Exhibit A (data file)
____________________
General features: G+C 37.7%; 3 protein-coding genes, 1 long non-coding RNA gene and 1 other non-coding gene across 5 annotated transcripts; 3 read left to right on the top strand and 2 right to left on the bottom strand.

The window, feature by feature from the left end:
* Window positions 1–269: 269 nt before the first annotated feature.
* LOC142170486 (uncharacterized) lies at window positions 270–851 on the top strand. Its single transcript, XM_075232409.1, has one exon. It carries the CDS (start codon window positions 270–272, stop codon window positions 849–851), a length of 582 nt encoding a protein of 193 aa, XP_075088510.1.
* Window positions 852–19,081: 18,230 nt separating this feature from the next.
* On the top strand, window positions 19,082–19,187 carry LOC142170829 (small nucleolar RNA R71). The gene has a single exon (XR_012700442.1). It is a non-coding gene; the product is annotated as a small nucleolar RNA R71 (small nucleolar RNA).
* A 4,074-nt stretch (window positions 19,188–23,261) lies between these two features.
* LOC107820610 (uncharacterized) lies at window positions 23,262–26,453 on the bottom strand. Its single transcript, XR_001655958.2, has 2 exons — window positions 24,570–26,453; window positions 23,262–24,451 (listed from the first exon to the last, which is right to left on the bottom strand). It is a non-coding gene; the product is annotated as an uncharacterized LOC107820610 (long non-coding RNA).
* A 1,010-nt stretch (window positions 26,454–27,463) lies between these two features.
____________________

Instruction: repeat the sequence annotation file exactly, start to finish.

General features: G+C 37.7%; 3 protein-coding genes, 1 long non-coding RNA gene and 1 other non-coding gene across 5 annotated transcripts; 3 read left to right on the top strand and 2 right to left on the bottom strand.

The window, feature by feature from the left end:
* Window positions 1–269: 269 nt before the first annotated feature.
* LOC142170486 (uncharacterized) lies at window positions 270–851 on the top strand. Its single transcript, XM_075232409.1, has one exon. It carries the CDS (start codon window positions 270–272, stop codon window positions 849–851), a length of 582 nt encoding a protein of 193 aa, XP_075088510.1.
* Window positions 852–19,081: 18,230 nt separating this feature from the next.
* On the top strand, window positions 19,082–19,187 carry LOC142170829 (small nucleolar RNA R71). The gene has a single exon (XR_012700442.1). It is a non-coding gene; the product is annotated as a small nucleolar RNA R71 (small nucleolar RNA).
* A 4,074-nt stretch (window positions 19,188–23,261) lies between these two features.
* LOC107820610 (uncharacterized) lies at window positions 23,262–26,453 on the bottom strand. Its single transcript, XR_001655958.2, has 2 exons — window positions 24,570–26,453; window positions 23,262–24,451 (listed from the first exon to the last, which is right to left on the bottom strand). It is a non-coding gene; the product is annotated as an uncharacterized LOC107820610 (long non-coding RNA).
* A 1,010-nt stretch (window positions 26,454–27,463) lies between these two features.